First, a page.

On his deathbed, the king was attended by Wilhelmine Lichtenau in Potsdam, while the queen stayed in Berlin and visited him once a week. [1] When he died, he asked her to conduct his wife and son to the ante-chamber, and asked her to tell them his farewell. Frederica Louisa was touched and embraced Lichtenau and thanked her for her devoted care of her husband, but the crown prince was judgmental. [1] When the king asked Lichtenau "What did my son say to you?", and was answered "Not a word", he replied: "Not a word of thanks? Then I will see no one else," which the royal family blamed Lichtenau for, thinking it was her decision rather than his. [1]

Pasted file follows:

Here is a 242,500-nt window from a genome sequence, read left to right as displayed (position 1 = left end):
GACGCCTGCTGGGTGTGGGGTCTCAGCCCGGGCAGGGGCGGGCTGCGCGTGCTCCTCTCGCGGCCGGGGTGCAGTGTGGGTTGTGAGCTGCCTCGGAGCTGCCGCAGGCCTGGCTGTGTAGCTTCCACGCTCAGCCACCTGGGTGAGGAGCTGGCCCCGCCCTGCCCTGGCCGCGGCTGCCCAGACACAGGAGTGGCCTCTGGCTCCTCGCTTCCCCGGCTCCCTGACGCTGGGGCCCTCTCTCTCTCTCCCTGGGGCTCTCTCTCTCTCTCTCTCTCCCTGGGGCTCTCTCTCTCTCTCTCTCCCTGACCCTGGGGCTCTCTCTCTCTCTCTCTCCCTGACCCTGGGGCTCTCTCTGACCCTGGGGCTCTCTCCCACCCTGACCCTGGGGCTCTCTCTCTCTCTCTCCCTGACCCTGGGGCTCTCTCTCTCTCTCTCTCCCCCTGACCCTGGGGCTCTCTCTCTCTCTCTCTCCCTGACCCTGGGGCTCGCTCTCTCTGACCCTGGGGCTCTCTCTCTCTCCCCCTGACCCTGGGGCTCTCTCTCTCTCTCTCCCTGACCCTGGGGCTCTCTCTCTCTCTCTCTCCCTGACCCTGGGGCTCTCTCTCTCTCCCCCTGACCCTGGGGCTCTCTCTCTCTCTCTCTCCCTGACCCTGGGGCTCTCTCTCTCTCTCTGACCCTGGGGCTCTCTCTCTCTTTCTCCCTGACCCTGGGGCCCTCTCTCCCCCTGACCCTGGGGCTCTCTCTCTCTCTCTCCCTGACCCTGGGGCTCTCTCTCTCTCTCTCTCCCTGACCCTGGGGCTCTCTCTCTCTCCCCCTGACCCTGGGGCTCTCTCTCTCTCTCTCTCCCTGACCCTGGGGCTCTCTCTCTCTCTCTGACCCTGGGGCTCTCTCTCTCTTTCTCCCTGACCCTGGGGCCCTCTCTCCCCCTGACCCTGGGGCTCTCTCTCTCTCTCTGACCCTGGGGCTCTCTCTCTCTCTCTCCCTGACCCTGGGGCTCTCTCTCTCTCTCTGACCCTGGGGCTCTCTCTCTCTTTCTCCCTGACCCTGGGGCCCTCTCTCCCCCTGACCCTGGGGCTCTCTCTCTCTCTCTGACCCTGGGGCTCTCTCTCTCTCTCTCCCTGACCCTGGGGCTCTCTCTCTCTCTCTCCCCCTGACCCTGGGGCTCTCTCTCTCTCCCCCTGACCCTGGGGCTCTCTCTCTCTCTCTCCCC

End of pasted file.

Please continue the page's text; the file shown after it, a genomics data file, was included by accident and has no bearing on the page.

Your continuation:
Queen Dowager

Frederica Louisa had a good relationship with her son Frederick William III of Prussia, who had resented his mother being put aside by his father and made a point of placing her in a high position of honour and respect, but there is almost no information of her during her years as a widow. Reportedly, she lived a quiet and peaceful life enjoying the harmony of her son's family life and the presence of her grandchildren. Frederica Louisa has been described as eccentric, especially during her widowhood. It was claimed that she saw ghosts and apparitions, and for this reason she kept reversed hours, sleeping by day and waking by night.

Ever since 1788, she had spent her summers in Bad Freienwalde, where she was often visited by her children and grandchildren. This greatly contributed to the economic and cultural development of the city. Especially as a Queen Dowager, several buildings were constructed in the city to house her and her court during their stays. In 1799, a summer palace was built for her there by David Gilly.